John said he thought she may have recognized Petitoner’s name and been eager to be done with this waste of the court’s time.

Works for me.

On to Timbuktu, where I received an education in Maryland crab cakes (YUM!) and a Sam Adams Winter Lager.

It was very tasty, but in concert with the pharmacopeia in my body, we all had an enjoyable afternoon nap.

* * * * *

<sarc>Isn’t it amazing how all that could happen to someone who wasn’t in Maryland today?</sarc>

UPDATE—Grady Was Here


Of course, the odds that The Dreadful Pro-Se Schmalfeldt’s LOLsuit VIII will survive the motion to dismiss are such that I doubt Patrick will have any need to travel to South Carolina for any court appearances.

Team Kimberlin Post of the Day

Sigh. We’re still waiting for news from the various Team-Kimberlin-related court cases. One of those cases is the Cabin Boy’s™ LOLsuit VIII: Avoiding Contact. This recycled post was originally published three years ago today as The Sorcerer’s Apprentice.

* * * * *

Last night, I was running iTunes in random mode when The Sorcerer’s Apprentice by Paul Dukas came up. The first time I can remember hearing that piece was when I saw the movie Fantasia at the Tennessee theater in downtown Nashville back in the ’50s. The work is a symphonic poem that tells the story of Goethe’s poem Der Zauberlehrling. You probably know the story: Rather than do his chores the old fashioned way, a young apprentice tries to use magic. He loses control of his enchanted broom but is saved in the end when his master returns and sets things right. Mickey Mouse plays the apprentice in the Disney version.

But back to my story …

I didn’t initially realize what was playing in the background because I was concentrating on writing today’s Team Kimberlin Post of the Day. When I did notice the music, it struck me as somewhat related to what I was writing. The post was about Bill Schmalfeldt’s bumbling attempts at lawfare. He’s tried to use lawfare as an easy pushback against the various attempts to hold him accountable for his online harassment and cyberthuggery. Yet, each time he tries something, the legal waves break higher and higher against him.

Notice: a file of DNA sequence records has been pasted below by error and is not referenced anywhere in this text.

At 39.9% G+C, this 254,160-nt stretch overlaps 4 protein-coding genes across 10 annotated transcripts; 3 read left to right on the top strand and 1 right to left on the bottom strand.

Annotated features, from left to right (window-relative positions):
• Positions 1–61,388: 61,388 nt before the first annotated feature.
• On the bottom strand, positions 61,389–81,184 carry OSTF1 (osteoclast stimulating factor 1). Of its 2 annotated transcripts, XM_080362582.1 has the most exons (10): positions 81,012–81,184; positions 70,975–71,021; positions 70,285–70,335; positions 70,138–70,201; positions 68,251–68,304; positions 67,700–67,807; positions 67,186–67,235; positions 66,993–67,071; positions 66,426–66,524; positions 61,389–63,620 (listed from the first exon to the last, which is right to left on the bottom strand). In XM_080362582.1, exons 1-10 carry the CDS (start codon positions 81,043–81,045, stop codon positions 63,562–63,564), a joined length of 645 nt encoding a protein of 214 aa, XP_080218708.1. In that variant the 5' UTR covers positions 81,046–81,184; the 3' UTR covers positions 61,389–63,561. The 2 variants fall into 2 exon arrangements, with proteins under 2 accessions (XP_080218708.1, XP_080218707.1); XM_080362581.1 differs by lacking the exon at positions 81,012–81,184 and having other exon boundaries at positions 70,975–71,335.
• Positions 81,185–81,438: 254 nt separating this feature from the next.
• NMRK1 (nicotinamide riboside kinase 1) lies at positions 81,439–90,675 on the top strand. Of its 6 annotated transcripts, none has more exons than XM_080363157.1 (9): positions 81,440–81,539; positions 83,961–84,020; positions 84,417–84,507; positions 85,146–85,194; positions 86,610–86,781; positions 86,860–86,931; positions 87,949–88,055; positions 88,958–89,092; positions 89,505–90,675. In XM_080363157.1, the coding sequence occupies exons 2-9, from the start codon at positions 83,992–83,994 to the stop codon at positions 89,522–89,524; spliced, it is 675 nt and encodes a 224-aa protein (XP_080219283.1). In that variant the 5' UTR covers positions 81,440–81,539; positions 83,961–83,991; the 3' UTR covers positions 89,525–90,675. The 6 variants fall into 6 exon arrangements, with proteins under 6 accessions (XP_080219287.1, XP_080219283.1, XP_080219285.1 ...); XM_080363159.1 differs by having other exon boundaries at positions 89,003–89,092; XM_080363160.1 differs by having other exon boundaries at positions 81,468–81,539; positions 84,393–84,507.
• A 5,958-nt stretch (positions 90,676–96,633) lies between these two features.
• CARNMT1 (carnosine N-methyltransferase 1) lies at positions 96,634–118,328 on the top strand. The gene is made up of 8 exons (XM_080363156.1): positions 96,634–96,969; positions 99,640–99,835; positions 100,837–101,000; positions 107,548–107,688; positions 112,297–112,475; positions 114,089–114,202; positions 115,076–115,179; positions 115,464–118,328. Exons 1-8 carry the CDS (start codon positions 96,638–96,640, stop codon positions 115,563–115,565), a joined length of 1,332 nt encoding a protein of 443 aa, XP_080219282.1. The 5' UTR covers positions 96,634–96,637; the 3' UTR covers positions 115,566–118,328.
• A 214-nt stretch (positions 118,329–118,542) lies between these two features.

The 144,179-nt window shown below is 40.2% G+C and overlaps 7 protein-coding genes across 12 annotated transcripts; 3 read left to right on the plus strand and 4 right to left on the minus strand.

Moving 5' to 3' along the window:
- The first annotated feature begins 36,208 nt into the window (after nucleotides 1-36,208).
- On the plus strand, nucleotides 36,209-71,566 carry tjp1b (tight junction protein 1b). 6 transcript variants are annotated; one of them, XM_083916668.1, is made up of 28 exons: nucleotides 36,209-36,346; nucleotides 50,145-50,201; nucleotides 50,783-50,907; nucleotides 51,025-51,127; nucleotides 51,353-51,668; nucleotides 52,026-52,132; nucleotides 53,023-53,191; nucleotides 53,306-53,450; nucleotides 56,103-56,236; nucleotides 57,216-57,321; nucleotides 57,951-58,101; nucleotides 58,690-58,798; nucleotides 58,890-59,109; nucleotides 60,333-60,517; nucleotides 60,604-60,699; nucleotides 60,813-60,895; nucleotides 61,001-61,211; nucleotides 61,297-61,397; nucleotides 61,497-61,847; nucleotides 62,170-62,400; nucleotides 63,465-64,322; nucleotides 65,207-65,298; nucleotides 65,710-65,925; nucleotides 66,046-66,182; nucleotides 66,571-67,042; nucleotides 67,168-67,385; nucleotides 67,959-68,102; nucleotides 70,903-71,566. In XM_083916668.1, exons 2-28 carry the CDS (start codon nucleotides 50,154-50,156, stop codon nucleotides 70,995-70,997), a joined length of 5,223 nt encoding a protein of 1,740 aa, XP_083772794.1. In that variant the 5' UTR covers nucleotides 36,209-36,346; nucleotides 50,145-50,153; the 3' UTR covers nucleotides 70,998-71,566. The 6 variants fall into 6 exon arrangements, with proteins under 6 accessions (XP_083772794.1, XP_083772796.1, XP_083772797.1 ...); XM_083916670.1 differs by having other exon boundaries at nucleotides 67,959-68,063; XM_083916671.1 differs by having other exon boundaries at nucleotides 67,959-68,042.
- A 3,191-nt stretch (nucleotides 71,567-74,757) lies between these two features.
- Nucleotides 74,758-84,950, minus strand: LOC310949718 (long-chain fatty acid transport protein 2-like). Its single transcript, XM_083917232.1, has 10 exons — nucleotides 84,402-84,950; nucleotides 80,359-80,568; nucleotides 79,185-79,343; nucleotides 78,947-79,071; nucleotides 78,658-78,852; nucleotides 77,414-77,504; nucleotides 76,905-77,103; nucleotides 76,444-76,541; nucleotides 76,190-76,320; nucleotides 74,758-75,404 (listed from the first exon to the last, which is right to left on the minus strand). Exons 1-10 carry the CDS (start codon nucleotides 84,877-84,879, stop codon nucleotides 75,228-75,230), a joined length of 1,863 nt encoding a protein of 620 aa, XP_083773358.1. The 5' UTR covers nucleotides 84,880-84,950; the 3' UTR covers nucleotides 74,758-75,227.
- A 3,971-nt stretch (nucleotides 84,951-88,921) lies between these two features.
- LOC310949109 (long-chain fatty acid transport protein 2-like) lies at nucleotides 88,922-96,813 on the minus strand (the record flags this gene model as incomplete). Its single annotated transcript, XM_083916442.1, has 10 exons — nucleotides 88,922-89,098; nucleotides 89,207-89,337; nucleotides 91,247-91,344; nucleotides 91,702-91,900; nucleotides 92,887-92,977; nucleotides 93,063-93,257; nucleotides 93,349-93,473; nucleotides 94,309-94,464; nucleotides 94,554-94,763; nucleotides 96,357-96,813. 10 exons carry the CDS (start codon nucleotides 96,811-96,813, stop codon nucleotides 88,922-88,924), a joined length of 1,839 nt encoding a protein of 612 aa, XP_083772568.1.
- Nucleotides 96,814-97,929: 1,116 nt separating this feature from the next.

One wonders—will his master save him?

Probably not.

His master has been no more successful in the long run with his lawfare. Team Kimberlin’s performance, by master or apprentice, can’t even be described as “mickey mouse.”

* * * * *

Everything is proceeding as I have foreseen.

Team Kimberlin Post of the Day

We’re still waiting for news from the The Dread Deadbeat Pro-Se Kimberlin’s appeal of the RICO Remnant LOLsuit and the other pending Team-Kimberlin-related cases, so here’s another blast from the past. This was posted four years ago today as Acme Law Fights Back

* * * * *

Apparently, Acme Legal is trying to find a way to combat the dreaded res judicata.Acme-Disintegrating-Pistol

* * * * *

The Cabin Boy’s™ LOLsuit VIII is the only Team Kimberlin LOLsuit that hasn’t gone down in flames. Yet. When it does, I’ll bet that res judicata will be one of the reasons it is dismissed for failure to state a claim—unless it’s dismissed for the more basic reason of the court’s lack of personal jurisdiction over the defendants.

Stay tuned.

Team Kimberlin Post of the Day

Its clear that the Cabin Boy™ has problems with his memory. He did an end zone dance last week celebrating the order from the magistrate judge managing the Schmalfeldt v. Grady, et al. LOLsuit VIII: Avoiding Contact noting that the U.S Marshals Service no longer needs to try to serve Patrick Grady because he has already filed motions in the suit which has the effect of waiving service. The Cabin Boy™ did another end zone dance this summer when Grady joined in our joint motion to dismiss. In that earlier celebration, he note that Grady had waived service.